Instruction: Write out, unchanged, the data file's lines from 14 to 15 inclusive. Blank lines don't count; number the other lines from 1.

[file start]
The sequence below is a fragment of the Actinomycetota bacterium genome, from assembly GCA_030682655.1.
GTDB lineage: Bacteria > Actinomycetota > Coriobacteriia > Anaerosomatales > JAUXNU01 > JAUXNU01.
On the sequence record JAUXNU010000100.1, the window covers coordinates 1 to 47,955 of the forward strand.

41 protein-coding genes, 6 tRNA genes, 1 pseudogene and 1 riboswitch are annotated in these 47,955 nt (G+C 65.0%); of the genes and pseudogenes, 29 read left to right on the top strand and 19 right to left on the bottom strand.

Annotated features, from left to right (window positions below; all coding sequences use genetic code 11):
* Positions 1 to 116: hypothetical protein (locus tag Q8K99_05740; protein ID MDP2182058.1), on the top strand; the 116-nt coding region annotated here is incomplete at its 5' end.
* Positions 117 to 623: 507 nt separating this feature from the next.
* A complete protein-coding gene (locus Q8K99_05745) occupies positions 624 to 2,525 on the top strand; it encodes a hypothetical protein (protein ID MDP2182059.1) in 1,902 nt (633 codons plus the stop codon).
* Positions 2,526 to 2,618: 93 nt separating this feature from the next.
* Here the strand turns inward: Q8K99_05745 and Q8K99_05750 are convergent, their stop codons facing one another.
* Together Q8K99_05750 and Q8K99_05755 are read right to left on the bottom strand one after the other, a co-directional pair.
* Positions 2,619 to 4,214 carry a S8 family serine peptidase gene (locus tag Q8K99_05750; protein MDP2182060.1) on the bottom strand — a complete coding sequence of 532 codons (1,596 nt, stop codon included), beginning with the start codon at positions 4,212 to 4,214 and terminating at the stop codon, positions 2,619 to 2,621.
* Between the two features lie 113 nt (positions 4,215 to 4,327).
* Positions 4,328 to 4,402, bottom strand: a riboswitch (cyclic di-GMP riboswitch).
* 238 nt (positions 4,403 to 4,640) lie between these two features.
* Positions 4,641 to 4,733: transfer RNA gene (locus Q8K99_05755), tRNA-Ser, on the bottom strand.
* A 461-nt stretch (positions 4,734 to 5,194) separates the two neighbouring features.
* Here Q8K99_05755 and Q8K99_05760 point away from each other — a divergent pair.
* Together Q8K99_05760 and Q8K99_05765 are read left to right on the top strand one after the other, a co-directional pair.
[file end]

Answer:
* Positions 4,328 to 4,402, bottom strand: a riboswitch (cyclic di-GMP riboswitch).
* 238 nt (positions 4,403 to 4,640) lie between these two features.